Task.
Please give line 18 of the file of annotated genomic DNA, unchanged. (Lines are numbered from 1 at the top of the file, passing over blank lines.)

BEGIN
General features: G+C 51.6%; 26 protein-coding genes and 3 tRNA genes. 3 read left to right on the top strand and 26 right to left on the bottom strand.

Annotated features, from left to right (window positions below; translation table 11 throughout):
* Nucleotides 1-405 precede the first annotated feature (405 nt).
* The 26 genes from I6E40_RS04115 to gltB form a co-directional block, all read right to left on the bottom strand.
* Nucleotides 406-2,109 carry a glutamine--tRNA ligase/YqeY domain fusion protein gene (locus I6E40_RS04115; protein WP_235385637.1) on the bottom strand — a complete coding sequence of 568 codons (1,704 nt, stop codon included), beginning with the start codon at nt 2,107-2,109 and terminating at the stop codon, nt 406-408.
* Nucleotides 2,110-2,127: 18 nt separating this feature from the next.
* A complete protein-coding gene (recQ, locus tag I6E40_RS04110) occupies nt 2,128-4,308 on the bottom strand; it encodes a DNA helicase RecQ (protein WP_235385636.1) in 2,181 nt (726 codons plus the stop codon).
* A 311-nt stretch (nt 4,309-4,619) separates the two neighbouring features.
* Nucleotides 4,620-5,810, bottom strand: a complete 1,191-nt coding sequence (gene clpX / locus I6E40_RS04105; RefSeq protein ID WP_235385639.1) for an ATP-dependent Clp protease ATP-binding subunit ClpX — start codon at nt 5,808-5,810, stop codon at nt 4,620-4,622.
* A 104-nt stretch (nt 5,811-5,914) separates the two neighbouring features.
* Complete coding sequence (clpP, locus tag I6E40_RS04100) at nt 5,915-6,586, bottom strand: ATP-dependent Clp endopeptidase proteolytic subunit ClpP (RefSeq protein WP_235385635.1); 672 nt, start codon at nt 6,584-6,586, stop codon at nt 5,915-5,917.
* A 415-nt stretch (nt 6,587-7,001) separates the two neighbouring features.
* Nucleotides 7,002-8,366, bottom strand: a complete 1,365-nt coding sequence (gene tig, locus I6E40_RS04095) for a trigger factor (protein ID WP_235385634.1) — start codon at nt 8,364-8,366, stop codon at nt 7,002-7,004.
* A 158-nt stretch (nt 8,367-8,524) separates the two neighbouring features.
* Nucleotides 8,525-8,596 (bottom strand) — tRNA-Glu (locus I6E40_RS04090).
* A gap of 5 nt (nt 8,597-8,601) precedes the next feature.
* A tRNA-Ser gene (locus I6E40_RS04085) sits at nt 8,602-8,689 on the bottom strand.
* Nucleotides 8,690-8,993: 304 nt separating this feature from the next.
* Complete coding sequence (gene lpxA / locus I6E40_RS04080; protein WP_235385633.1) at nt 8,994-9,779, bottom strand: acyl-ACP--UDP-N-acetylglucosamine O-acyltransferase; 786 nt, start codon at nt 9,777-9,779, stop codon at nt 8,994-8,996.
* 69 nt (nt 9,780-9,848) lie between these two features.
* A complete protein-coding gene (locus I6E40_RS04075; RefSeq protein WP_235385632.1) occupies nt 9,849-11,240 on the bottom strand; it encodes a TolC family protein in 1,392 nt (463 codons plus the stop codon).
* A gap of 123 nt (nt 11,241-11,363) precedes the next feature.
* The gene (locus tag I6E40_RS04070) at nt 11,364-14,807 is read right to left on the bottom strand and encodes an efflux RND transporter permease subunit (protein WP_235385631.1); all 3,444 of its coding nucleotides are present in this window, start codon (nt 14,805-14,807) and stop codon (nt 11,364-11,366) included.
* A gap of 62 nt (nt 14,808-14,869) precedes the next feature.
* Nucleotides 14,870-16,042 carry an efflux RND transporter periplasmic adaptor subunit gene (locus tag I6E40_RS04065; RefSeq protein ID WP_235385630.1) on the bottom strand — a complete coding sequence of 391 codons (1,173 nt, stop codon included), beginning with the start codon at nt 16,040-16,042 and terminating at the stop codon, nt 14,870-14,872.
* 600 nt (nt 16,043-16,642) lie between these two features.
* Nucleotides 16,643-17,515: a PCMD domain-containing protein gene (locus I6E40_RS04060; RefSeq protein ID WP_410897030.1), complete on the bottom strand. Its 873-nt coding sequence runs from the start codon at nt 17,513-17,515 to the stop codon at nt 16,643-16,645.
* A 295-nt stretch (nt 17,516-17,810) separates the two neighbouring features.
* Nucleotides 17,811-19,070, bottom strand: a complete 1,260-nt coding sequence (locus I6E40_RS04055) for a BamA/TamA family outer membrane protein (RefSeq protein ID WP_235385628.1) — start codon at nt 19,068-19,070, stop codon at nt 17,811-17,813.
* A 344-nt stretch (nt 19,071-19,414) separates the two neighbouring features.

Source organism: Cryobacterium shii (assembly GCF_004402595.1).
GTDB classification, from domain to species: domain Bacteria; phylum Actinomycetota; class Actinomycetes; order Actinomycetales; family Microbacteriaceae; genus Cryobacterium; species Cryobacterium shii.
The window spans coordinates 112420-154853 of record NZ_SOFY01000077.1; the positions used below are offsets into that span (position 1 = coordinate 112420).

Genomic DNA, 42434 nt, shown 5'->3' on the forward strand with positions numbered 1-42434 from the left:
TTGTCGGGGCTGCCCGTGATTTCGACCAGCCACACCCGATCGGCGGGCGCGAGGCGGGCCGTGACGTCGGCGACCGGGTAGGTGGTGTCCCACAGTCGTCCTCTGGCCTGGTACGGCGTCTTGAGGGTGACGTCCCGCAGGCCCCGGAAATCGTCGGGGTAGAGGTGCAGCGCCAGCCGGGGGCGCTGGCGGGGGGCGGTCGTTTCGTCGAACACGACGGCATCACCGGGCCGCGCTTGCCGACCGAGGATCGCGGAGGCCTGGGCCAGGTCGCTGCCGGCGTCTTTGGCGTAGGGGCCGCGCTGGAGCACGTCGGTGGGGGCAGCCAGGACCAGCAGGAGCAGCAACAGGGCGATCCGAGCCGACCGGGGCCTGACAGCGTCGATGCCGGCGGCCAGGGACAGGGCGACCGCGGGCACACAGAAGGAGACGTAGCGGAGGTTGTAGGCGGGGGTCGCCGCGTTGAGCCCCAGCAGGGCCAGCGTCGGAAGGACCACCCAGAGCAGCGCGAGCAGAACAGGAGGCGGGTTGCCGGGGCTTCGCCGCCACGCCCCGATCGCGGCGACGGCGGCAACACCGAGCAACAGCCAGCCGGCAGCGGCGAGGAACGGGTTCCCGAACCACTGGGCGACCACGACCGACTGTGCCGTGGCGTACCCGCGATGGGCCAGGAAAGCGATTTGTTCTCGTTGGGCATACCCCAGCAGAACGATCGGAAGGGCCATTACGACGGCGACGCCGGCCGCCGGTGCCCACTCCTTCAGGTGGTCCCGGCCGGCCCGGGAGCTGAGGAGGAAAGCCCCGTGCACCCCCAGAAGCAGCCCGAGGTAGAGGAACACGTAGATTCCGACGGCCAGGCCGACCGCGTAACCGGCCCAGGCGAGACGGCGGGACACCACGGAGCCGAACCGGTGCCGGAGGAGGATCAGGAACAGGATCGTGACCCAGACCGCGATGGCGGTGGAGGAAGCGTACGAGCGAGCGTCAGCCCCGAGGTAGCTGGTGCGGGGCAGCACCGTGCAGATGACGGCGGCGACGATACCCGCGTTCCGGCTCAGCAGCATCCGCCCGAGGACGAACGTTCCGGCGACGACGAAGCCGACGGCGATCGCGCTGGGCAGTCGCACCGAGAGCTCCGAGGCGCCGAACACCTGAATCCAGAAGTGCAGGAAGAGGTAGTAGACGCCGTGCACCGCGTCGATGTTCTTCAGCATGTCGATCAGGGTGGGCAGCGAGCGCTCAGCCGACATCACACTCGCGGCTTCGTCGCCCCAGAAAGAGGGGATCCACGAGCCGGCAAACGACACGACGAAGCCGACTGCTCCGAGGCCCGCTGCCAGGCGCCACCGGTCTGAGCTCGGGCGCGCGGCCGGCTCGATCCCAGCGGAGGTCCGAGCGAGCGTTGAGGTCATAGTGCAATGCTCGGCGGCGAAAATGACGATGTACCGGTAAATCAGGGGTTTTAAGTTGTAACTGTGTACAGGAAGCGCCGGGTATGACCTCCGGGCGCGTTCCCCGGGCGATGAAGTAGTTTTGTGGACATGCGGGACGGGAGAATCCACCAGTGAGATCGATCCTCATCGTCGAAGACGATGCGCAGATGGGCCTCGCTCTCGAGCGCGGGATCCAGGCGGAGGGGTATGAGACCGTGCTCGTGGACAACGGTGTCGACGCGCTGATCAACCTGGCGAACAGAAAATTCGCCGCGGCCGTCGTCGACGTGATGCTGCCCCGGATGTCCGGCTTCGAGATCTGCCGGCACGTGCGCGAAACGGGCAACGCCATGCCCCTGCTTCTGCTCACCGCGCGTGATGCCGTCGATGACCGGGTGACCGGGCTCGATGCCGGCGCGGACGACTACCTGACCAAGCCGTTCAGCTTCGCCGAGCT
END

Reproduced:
* Nucleotides 8,690-8,993: 304 nt separating this feature from the next.